One of the most underappreciated blessings of living in a liberal democracy is that citizens usually don’t have to parse or propagate conspiracy theories to keep abreast of political developments. If you live in a monarchy, a theocracy, or a dictatorship, you know that the state will try to conceal some of the most basic political developments from the public. Under those circumstances, wild speculation is not irrational; it is a reasonable response to a highly secretive and (more often than not) deeply corrupt system.
It says a lot about the sorry state of the American republic, then, that all of us have been forced to engage in the same kind of conspiratorial speculation over the past months. Circumstantial evidence of collusion between Russia and the Trump campaign kept piling up. There was plenty of reason to wonder whether Trump’s team had actively worked with the Kremlin. It was impossible not to become obsessed with semisubstantiated, semiparanoid theories.
So, strangely, I felt a sense of relief when, earlier Tuesday, the wildest and least plausible of the conspiracy theories that had been swirling around was finally confirmed: We now know that the most senior members of Trump’s campaign were willing—even eager—to deploy illegally obtained information about their adversary. They sought to do this despite knowing full well that the information was being provided to them by a hostile power.
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The self-incrimination couldn’t have been more blatant. During the 2016 campaign, the president’s son and adviser, Donald Trump Jr., was offered what was described to him as “very high level and sensitive information” about Hilary Clinton as “part of Russia and its government’s support for Mr. Trump.”
“I love it,” he quickly replied
Though the facts of the sordid matter may not constitute treason in the legal sense, there can be little doubt that historians of our turbulent times will regard Donald Trump, Donald Trump Jr., Jared Kushner, and Paul Manafort as traitors.
Even as the evidence of Trump’s incompetence has piled up over the past months, some of his most ardent critics have steadfastly regarded him as a master manipulator. When he sent out tweets that had Republican allies running for cover, they cast them as brilliant exercises in distraction. And when he let Putin talk him into the absurd idea of a joint task force on cybersecurity, they jumped to the conclusion that he was one step away from rigging the next election. It is nearly as though, in their minds, Trump was a master of the occult, imbued with magical powers.
The latest series of baroque blunders from the Trump camp exposes how absurd this was. The fact that the Trumps did not take the most basic precautions to conceal their intentions—and appear to lack any coherent strategy for containing or responding to the slow trickle of revelations about their malfeasance—once again betrays the depths of their incompetence. So another set of conclusions has now become incontrovertible: Donald Trump is not playing three-dimensional chess. He does not appear to have a master plan for subverting American democracy.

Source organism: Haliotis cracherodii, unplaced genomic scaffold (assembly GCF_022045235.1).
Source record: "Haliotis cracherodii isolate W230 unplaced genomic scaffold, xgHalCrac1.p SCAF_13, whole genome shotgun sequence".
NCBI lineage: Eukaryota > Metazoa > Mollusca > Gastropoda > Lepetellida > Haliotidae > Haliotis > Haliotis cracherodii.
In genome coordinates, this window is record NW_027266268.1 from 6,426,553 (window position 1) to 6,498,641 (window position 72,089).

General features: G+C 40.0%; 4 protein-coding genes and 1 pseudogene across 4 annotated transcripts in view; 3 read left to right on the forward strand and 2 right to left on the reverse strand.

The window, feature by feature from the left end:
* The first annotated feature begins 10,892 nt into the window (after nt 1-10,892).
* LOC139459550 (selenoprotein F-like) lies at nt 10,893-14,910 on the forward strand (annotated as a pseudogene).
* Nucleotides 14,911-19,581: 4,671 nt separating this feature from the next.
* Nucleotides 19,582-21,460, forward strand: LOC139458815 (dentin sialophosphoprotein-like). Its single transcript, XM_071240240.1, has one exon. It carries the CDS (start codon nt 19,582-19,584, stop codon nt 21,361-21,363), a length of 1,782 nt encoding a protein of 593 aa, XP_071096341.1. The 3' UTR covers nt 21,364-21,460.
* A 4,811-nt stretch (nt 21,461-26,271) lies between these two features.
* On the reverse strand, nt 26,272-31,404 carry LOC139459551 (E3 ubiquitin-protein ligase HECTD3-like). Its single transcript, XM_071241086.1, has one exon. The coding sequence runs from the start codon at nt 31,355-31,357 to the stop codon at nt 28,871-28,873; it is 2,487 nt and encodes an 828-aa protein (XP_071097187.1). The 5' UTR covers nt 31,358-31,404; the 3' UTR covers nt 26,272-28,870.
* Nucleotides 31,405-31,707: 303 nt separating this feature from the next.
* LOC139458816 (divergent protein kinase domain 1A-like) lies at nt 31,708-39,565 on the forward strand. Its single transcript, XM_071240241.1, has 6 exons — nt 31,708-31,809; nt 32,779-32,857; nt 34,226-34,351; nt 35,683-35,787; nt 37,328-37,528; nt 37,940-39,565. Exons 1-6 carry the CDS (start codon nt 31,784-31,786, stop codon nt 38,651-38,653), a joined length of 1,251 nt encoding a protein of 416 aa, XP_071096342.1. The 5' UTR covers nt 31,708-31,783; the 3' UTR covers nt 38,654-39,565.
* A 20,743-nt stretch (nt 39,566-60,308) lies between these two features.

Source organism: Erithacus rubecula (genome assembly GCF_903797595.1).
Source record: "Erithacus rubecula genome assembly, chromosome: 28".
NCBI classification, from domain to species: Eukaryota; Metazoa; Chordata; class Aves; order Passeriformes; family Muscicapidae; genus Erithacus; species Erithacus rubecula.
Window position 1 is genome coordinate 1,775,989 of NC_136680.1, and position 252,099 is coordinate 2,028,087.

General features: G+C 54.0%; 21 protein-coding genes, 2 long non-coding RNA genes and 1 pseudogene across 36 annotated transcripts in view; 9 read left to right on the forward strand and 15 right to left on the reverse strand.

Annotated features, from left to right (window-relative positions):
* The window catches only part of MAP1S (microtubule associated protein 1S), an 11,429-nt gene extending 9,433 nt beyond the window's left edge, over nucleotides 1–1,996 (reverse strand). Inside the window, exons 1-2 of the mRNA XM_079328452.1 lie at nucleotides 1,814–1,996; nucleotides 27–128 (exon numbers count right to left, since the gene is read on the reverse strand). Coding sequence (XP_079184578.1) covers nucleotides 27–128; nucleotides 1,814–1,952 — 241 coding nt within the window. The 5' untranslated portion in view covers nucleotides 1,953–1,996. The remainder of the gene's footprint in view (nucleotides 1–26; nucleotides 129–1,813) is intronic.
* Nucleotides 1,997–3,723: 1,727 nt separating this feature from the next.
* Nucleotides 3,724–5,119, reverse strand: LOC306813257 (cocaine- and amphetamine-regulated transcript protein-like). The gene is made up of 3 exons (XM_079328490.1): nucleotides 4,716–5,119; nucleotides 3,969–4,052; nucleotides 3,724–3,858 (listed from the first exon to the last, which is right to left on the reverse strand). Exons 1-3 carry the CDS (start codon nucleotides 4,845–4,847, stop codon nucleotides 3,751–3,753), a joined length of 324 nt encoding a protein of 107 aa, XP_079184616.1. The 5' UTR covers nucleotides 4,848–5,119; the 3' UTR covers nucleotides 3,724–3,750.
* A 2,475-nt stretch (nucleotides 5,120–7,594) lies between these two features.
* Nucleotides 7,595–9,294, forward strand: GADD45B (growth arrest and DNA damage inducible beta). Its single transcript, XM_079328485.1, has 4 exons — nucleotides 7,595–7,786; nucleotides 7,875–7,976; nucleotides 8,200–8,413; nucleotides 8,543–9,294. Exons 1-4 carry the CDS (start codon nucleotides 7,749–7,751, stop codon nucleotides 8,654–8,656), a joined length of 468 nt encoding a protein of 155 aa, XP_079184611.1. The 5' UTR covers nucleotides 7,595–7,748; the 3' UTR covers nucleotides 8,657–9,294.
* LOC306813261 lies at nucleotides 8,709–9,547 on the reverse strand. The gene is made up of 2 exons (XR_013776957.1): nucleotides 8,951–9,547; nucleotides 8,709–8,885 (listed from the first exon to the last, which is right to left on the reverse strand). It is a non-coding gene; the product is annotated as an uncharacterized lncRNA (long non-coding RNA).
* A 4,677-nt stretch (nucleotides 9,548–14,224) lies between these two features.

There is some reason to feel relief about that, too: I shudder to think how much more damage the president could do if only he were a little more competent. And yet, I also worry that his latest troubles might stun us into a false sense of security. For as I’ve said and written again and again, the danger posed by Trump has always stemmed from something more subtle than an outright preference for authoritarian rule.
First, though Trump and his team might not be ideologically opposed to the fundamental tenets of liberal democracy, they have—as this scandal once again shows—absolutely no regard for them. It is, I suppose, theoretically possible that Trump Jr. had to wrestle with his conscience before agreeing to collude with a foreign power to subvert the election. But if that’s the case, not a shred of evidence for such hesitation is contained in the emails he himself released.
And second, though Trump might not have an ideological commitment to a more authoritarian mode of government, his words and his actions have consistently betrayed authoritarian instincts. The firing of James Comey and his threats against CNN, the willingness to collude with Russia and his vow to keep Americans “in suspense” about whether he would accept the outcome of the election all betray that there is no limit to his egotism. He likes elections just fine—so long as they give him a stomping majority. He is in favor of a free press—so long as it praises him. He loves the FBI—so long as it doesn’t dare to investigate him.
In the abstract, Trump is a flawless democrat. When it comes down to the details, he has, at every juncture, given voice to his authoritarian instincts.
The first six months of Trump’s presidency have been such a bizarre whirlwind that it is difficult to know quite where we stand. A lot of commentators are already jumping to the conclusion that this is the beginning of the end for him. Perhaps they are right. I certainly hope so.
But if that is true, then now is the time to be especially vigilant. For when Trump starts to see the writing on the wall, he will not go gracefully or give up easily. Unbound by a real commitment to the Constitution or a recognition that there are limits to his rightful authority, he will do what he has always done: sacrifice everything and anything to the cause of Donald Trump.
There are dozens of terrible things Trump could do on his way out of the door: He could pardon accomplices or ignore court orders. He could incite violence or start a foreign war. So, by all means, let us rejoice that Trump is weaker today than he has been at any previous point in his presidency. But let us also remember that the immense danger he poses to the American republic has not passed as long as he occupies the White House.